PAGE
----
Starting on April 27, the city of Baltimore erupted in riots following the protests of the death of resident Freddie Gray. Gray succumbed to spinal injuries on April 19, after being held in police custody. The death of the young African American man comes after a slew of recent events that have roused public sentiment- including the shootings of Walter Scott in South Carolina, and of Michael Brown in Ferguson, Missouri, both perpetrated by police officers.
According to officials, the Baltimore Police Department has a history of enacting extrajudicial violence against people in its custody, and has regularly paid compensation through the court. What were intended to be peaceful protests against the Baltimore police turned into riots, which included the burning and vandalism of parts of the city.
Within hours of Freddie Gray’s funeral on April 27, protesters began attacking police officers. Later that day, the Maryland Governor Larry Hogan declared a state of emergency, calling in the national guard to quell the riots. Baltimore schools were closed in the 28th, and peaceful protests have resumed since then. The city is now in the process of recovery from the damage done. On Sunday May 3, Baltimore Mayor Stephanie Rawlings-Blake lifted the city-wide curfew that had been in place since the riots, two days ahead of schedule.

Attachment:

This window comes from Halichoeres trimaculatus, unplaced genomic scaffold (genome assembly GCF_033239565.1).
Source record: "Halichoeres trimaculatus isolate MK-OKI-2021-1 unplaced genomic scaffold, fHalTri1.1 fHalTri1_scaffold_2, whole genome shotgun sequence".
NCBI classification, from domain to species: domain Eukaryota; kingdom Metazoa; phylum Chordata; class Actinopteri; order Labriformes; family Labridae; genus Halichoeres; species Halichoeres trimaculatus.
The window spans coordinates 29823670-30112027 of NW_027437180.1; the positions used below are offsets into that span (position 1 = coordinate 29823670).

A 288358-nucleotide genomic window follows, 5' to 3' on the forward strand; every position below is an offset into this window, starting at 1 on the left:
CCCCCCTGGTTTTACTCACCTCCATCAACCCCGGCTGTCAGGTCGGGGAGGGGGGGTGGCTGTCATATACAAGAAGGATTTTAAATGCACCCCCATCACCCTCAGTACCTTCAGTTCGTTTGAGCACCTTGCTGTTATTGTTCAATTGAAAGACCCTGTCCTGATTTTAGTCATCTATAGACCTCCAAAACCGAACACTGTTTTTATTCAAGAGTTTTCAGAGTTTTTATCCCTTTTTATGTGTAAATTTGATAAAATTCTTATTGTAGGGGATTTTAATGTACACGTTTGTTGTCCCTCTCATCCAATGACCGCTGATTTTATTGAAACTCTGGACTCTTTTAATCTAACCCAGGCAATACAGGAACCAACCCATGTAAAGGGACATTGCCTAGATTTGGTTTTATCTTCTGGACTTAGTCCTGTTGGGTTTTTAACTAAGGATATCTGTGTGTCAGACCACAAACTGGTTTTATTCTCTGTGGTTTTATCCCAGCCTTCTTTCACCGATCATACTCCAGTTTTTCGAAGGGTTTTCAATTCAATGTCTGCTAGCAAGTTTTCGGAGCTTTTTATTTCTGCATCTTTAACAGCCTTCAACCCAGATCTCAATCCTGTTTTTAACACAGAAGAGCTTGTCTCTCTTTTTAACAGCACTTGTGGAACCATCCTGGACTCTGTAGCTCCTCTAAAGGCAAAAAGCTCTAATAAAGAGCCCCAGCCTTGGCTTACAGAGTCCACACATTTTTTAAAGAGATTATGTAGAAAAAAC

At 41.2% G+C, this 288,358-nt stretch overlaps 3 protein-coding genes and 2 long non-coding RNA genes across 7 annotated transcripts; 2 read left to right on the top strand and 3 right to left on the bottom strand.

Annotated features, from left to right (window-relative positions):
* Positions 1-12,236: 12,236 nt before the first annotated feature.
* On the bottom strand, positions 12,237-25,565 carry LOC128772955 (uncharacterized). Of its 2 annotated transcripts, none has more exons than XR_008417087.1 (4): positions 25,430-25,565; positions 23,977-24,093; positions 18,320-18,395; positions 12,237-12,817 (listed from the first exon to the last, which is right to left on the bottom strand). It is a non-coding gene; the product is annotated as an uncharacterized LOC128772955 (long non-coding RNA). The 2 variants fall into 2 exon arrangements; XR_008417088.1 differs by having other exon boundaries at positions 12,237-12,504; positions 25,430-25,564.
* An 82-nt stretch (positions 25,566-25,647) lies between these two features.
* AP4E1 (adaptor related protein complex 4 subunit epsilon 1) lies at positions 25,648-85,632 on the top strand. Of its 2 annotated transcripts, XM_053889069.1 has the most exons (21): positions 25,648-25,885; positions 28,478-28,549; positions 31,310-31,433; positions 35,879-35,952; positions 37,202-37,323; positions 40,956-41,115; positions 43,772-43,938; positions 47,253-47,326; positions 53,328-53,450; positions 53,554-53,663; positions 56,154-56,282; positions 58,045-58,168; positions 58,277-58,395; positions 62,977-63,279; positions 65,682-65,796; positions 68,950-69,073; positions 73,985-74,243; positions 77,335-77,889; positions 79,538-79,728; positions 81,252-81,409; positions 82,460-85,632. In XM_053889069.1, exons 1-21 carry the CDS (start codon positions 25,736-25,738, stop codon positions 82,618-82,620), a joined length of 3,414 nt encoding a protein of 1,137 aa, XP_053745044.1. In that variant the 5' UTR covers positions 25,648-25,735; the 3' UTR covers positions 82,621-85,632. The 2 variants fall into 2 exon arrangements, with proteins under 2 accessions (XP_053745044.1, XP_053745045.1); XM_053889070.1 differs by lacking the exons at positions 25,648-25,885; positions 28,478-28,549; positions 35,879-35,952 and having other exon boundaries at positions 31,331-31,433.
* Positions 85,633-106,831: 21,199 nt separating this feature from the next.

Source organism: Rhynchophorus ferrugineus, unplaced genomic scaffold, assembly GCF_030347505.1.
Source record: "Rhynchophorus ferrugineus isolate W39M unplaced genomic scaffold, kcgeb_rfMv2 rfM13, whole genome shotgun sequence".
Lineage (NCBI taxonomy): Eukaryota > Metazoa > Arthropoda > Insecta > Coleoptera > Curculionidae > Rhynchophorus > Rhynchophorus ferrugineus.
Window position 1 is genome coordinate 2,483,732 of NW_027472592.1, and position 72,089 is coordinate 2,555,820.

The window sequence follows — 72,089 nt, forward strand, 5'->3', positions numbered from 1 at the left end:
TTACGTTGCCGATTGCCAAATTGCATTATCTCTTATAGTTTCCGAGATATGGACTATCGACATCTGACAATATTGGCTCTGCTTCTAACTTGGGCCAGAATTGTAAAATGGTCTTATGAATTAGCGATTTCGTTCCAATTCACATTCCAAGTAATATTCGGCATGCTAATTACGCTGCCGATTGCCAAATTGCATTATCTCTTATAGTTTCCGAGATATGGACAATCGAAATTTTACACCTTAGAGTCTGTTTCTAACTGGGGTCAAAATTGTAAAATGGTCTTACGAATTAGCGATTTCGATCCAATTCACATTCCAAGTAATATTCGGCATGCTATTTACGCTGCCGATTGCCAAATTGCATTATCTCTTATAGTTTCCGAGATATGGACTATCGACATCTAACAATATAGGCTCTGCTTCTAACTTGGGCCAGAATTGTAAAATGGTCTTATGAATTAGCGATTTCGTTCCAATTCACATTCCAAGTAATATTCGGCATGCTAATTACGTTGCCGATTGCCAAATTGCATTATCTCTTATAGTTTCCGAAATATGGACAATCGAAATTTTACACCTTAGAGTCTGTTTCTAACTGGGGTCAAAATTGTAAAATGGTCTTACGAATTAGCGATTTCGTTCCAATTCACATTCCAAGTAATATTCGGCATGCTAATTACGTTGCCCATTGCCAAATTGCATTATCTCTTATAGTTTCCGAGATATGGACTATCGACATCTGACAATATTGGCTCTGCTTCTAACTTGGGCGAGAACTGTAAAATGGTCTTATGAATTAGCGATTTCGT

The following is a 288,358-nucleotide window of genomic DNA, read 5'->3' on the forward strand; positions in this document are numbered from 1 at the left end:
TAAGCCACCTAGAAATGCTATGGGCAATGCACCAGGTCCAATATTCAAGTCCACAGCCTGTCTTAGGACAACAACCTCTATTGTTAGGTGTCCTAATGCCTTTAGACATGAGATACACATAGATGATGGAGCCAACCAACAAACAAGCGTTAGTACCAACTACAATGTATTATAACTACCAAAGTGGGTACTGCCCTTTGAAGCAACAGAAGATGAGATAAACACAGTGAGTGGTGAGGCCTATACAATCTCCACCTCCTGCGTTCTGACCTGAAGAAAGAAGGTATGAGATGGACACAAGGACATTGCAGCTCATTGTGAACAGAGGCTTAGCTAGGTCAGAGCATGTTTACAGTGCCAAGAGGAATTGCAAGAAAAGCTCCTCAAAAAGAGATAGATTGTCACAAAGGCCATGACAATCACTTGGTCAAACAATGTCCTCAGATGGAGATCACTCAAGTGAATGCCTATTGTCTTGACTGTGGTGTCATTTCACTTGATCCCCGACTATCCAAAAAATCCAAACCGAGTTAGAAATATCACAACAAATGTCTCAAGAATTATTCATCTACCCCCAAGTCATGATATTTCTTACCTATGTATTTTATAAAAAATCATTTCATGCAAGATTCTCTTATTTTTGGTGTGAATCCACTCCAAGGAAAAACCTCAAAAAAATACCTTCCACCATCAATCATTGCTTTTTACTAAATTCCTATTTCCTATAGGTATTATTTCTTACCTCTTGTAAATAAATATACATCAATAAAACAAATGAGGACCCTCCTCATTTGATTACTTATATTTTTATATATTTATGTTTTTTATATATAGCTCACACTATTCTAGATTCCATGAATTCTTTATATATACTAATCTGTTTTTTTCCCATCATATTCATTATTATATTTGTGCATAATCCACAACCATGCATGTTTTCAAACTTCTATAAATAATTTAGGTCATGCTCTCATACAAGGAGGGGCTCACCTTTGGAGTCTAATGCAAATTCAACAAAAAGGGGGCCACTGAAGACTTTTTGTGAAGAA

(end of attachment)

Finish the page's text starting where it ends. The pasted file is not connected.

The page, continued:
Senior Daniel Park thought it was “…disturbing that people are so emotionally charged without standing back and rationally analyzing the facts.”
Baltimore seems to be a repeat of similar incidents that have occurred throughout the country which have polarized police departments and the African American community.
Officials hope that protests will die down after Maryland State Attorney Marilyn Mosby announced on May 1 that her office would be pursuing criminal charges against the six officers involved in Freddie Gray’s arrest.